|Jay Wilburn Wet and Wordy|
Johnny: I called another plumber. The city cut the water off at the pump station. Ignore the phone. I’m sure it’s the aquarium again. They’re so testy.
Jay: Something moved there.
Johnny: Keep your hands and feet inside the boat at all times.
Jay: What was it?
Johnny: Something from Miskatonic University, I’m sure. I lease storage space to them.
Jay: Why don’t we go outside?
Johnny: It’s too hot. Plus we’re close to the fridge here.
Jay: Oh, right.
Johnny: Have a cold one and tell me how many books you have in print?
Jay: I'm in a number of anthologies. SHIFTERS is a charity anthology of which I am quite proud. HORRIFIC HISTORY represents some of my best work. I'm in a shared collection THE DRAGONFLY AND THE SIREN with T Fox Dunham. My novel LOOSE ENDS: A ZOMBIE NOVEL is doing well at the conventions. TIME EATERS will debut at WorldCon, The World Science Fiction Convention, in San Antonio at the end of August.
Johnny: Do you have a favorite?
Jay: LOOSE ENDS represents me well. If only one work survived me, I'd want it to be that.
Johnny: Do you really give yourself a target of three thousand words a day, a million words a year?
Jay: When I started doing this full time, I wanted to be prolific to give myself the best chance of sticking with it. I started getting up into my head and the work suffered a little. I kept getting stuck and falling short. I set my computer to track my word count without me keeping track through Google docs. I check occasionally and I'm staying above 3k most days when I don't think about it. I guess the short answer is yes and sort of.
Johnny: Impressive. How do you do that exactly? What’s your day like?
Jay: I wake up each morning to the sound of a screaming baby. I feed both kids and see my wife off to work. I play with the kids and clean up. I write once they get tired of me and settle into TV. I put the younger one down for a nap and write some more. I get everyone fed for lunch. We play outside, go to the park, go to the beach, or go to the aquarium some days. We come home and the little one will usually take another nap. I write. We do dinner once my wife gets home. I write. We do games, books, baths, bedtime. I write some more. I hang out with my wife. If she watches TV or reads, I write. After she goes to sleep, I write. I look up and it is two in the morning. I go to bed and repeat. Some days I take a nap or go grocery shopping.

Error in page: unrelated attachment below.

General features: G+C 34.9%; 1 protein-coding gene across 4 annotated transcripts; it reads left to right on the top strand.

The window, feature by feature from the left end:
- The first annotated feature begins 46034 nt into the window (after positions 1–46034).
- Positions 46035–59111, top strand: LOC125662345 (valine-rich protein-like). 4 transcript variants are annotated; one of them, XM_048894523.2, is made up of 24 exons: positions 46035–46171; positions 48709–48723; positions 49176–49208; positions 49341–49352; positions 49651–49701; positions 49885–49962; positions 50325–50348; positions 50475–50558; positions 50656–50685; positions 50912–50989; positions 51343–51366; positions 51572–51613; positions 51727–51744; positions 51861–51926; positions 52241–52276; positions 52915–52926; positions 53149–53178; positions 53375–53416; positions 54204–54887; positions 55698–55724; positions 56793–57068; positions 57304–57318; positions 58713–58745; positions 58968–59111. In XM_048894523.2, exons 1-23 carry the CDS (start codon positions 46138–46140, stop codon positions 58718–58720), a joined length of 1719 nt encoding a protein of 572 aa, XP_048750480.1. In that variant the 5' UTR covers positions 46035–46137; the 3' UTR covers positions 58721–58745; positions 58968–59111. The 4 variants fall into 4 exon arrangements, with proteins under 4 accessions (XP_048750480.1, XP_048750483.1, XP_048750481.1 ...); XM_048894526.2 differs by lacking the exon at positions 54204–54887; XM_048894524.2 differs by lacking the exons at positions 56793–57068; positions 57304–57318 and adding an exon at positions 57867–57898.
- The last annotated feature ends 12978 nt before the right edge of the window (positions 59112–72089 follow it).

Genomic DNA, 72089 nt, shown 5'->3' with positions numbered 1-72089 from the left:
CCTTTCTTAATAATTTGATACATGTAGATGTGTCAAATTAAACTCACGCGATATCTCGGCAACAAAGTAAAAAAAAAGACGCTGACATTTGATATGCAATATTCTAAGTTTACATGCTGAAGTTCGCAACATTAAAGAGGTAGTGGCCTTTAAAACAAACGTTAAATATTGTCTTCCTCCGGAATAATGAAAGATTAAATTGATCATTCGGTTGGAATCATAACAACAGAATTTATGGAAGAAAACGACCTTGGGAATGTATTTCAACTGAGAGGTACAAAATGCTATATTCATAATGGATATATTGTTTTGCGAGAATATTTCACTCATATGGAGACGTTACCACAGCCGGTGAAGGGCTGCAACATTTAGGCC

Johnny: Before we get into your documentary, what do you think about the state of the industry right now? Specifically the role of the small press, independent publishers, self-published and the dying book chains?
Jay: I benefit greatly from an age when I can write, submit, sign contracts, sell, network, and promote without leaving my living room. It is also tough to stand out from the sea of other authors. Good, small, presses are noble institutions with small, under-rewarded staffs that serve the written word like missionaries in the wilderness.
Johnny: Tell me about your documentary Dark and Bookish.
Jay: We have had a rough year in terms of losing some legendary authors in the dark fiction universe. It has come to light from a few well-known authors, and in some cases their widows, how much of a hand-to-mouth industry writing has become. Even the most successful make less than some of their readers in some cases. With traditional publishing shifting so dramatically in the Internet Age, there seems to be a new paradigm at play in the writing world that most people, including readers and writers, don't fully know. Dark and Bookish is going to focus on five featured authors including myself, Max Booth III, Derek Deremer, Jessica McHugh, and Adam Millard. We will tour part of the United States in the summer of 2014 including conventions, bookstores, and other events. The tour will serve as a stage to gather the stories of writers, publishers, book sellers, and readers to uncover this full story. I believe there is an important story to be told about the storytellers and the written word.